We compared the conventional approach of constant food fortification with a new one that takes into account seasonal variations of 25(OH)D concentrations. To our knowledge this is the first model that is able to find a fortification level, which is needed to either lift an average individual of the German population to a certain predefined 25(OH)D serum concentration or to raise the intake of an individual to a recommended intake. For means of risk assessments, this model considers several scenarios to estimate upper, mean and lower fortification levels for individuals with different intake. The novelty of the model in hand is based on the fact that it considers 25(OH)D serum concentrations rather than only intake recommendations and thus aims to level the 25(OH)D level throughout the year. Our model is programmed in a way that it can be easily adapted to all countries and all vitamin D carriers as long as input parameters are available for respective nations. Although the fortification model is based on simple mathematics, some aspects of the method of the model (4.1), the assumptions and input parameter (4.2) as well as the results (4.3) remain up for discussion and have to be further validated.
The method of the model
Our approach is different to previously published models from Rasmussen et al. , Flynn et al.  or Hirvonen et al.  in two ways. First, these models add a specific level of vitamin D per 100 kcal. Our model adds a specific level of vitamin D per 100 g of food, but also considers intake of the German population. Due to the combination of intake in gram and fortification levels in vitamin D per 100 g, the calculation results in a similar logical approach, as our model is likewise able to define fortification levels for people with low, mean or high vitamin D intake. Second, our model not only considers fortification levels to meet certain intake levels, but also takes into account seasonal variations of 25(OH)D levels due to sun exposure. When making risk assessments, the second reason might be considered a shortcoming of our approach, as vitamin D synthesis in the skin may override the effects of nutritional and supplemental intake [35–37]. It could be thus raised to question, whether upper limit considerations are meaningful in the second approach. Opinions are divided concerning the contribution of sunlight as influencing factor for 25(OH)D serum concentrations. Diffey et al.  state that the sun may make up to 56% percent during summer times, while Shariari et al.  report that sun may contribute to vitamin D concentrations by more than 90%. As only average sun exposure habits are available as input parameter for Germany, risk assessment statements in the seasonal variations approach may be put up for debate.
The assumptions and input parameter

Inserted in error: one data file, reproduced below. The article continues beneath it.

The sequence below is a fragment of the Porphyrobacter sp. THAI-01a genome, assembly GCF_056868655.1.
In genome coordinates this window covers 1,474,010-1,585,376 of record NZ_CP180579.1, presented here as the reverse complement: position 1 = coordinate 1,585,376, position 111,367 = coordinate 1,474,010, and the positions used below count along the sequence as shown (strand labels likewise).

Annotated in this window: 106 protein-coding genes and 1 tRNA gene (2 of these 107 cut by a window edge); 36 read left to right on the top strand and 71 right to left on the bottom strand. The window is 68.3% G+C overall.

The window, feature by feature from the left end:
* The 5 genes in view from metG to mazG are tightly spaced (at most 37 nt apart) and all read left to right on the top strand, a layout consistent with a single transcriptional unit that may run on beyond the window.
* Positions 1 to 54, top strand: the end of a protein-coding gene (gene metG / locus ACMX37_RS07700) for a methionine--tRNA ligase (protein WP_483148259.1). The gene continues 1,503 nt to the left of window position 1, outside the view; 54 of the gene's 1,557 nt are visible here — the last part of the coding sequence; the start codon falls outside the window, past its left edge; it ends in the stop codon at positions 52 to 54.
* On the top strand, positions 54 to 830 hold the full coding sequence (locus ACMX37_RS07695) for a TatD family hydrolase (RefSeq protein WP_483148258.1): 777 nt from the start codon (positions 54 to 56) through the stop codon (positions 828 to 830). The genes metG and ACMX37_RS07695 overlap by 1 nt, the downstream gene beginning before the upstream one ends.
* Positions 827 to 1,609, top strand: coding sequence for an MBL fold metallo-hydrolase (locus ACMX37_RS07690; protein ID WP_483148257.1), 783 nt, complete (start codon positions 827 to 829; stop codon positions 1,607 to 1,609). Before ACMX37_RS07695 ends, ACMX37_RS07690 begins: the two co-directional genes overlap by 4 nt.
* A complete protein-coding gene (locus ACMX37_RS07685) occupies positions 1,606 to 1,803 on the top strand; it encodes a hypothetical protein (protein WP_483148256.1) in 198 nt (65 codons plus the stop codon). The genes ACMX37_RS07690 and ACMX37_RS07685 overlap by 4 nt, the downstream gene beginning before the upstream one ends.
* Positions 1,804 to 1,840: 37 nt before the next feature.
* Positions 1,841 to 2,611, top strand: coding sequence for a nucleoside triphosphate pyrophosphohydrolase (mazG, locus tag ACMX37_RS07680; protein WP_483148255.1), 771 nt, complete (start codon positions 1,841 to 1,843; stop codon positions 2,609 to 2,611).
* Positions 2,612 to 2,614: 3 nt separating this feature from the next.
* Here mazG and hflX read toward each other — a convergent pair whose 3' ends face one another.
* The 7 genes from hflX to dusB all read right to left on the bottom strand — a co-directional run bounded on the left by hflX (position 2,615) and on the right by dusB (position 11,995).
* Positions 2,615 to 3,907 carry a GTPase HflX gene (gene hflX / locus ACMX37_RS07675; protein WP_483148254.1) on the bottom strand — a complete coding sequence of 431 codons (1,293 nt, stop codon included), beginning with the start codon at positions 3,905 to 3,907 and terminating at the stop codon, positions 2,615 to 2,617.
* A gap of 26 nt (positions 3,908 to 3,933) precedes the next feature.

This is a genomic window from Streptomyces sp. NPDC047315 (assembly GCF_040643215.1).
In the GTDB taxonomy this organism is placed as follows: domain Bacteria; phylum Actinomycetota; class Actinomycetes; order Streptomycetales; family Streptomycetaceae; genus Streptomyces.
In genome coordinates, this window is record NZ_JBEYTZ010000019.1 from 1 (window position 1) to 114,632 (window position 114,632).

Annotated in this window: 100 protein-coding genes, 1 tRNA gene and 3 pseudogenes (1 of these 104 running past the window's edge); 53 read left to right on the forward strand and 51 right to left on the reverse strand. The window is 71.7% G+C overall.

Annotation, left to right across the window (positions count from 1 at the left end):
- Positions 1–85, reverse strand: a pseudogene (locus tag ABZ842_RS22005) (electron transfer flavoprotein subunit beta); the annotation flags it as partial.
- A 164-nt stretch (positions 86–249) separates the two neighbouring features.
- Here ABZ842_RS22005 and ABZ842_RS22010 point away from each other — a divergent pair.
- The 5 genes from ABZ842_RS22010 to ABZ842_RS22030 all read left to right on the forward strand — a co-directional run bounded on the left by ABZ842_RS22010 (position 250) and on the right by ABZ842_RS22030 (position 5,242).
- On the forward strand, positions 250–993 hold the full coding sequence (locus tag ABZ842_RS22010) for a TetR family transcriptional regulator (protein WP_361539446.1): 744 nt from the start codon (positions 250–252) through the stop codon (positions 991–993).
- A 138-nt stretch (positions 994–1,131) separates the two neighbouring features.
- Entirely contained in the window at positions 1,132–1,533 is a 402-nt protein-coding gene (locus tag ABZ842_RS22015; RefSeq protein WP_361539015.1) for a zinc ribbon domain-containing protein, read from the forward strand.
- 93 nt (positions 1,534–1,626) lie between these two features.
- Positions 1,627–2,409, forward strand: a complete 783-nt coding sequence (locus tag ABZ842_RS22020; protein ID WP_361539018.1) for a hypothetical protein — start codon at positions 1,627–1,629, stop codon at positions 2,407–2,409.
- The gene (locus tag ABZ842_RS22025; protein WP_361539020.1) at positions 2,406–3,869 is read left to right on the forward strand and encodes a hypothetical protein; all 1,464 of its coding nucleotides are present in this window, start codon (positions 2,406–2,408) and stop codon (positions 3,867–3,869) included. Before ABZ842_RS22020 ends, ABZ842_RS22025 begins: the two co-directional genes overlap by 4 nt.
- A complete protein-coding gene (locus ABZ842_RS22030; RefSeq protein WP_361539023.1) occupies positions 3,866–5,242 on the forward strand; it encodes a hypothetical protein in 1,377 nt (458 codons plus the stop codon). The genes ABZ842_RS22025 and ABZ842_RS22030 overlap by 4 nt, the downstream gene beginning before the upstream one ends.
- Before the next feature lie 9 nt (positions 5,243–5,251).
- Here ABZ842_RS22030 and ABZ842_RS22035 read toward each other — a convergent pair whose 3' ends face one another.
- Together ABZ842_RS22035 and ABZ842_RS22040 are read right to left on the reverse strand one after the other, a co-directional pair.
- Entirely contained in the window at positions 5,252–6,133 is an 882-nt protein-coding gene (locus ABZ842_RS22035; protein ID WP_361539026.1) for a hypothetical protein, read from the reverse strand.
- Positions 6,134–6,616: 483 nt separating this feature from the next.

Our model is based on a set of input parameter, see Table 1. While some parameters such as recommended intake levels are non-country specific, some parameters are, e.g. foodstuff consumption. When adapting our model to other countries the availability of these country specific parameters are a key prerequisite. Nevertheless, data availability might be a challenge in some countries.
We made every effort to refrain from input assumptions wherever possible. Nonetheless, an element of uncertainty remains the conversion factors of fortified food. In our model we used the systematic review of O’Donnell et al.  that determines the effects of vitamin D–fortified foods on serum 25-hydroxyvitamin D 25(OH)D concentrations, because the carrier products assessed in O’Donnell’s study match the vitamin D carrier portfolio chosen in our study. Yet these conversion factors have been subject of various discussions. Other researchers such as Vieth  claim that the conversion factor is lower at around 0.5-1.5 nmol/L per 1 μg vitamin D. However, our model is designed in a way that recalculation based on adapted input parameters, e.g. a lower conversion factor, can easily be performed.
The results of our fortification model (see example calculation in chapter “results”), stating that an average individual needs approximately 23.7 μg a day to reach a concentration of 75 nmol/L, are in line with other observations [7, 11, 24, 39–44]. Other publications are of similar statements, proposing 25 μg to obtain an adequate serum 25(OH)D in the absence of UVB irradiance  or to raise the level by up to 25 nmol/L , which is comparable to our results. However the intake needed per day to reach a concentration of 75 nmol/L remains controversial since other publications suggest required intake levels of 40 μg per day and higher [47, 48]. Furthermore it is important to note that determining fortification levels based on an average individual’s behavior implies that only a certain proportion of the entire population reaches the desired serum concentrations. If the goal is to lift the serum concentration of almost the entire population to a desired level, fortification levels have to be set much higher. However, in this case risk implications gain in importance.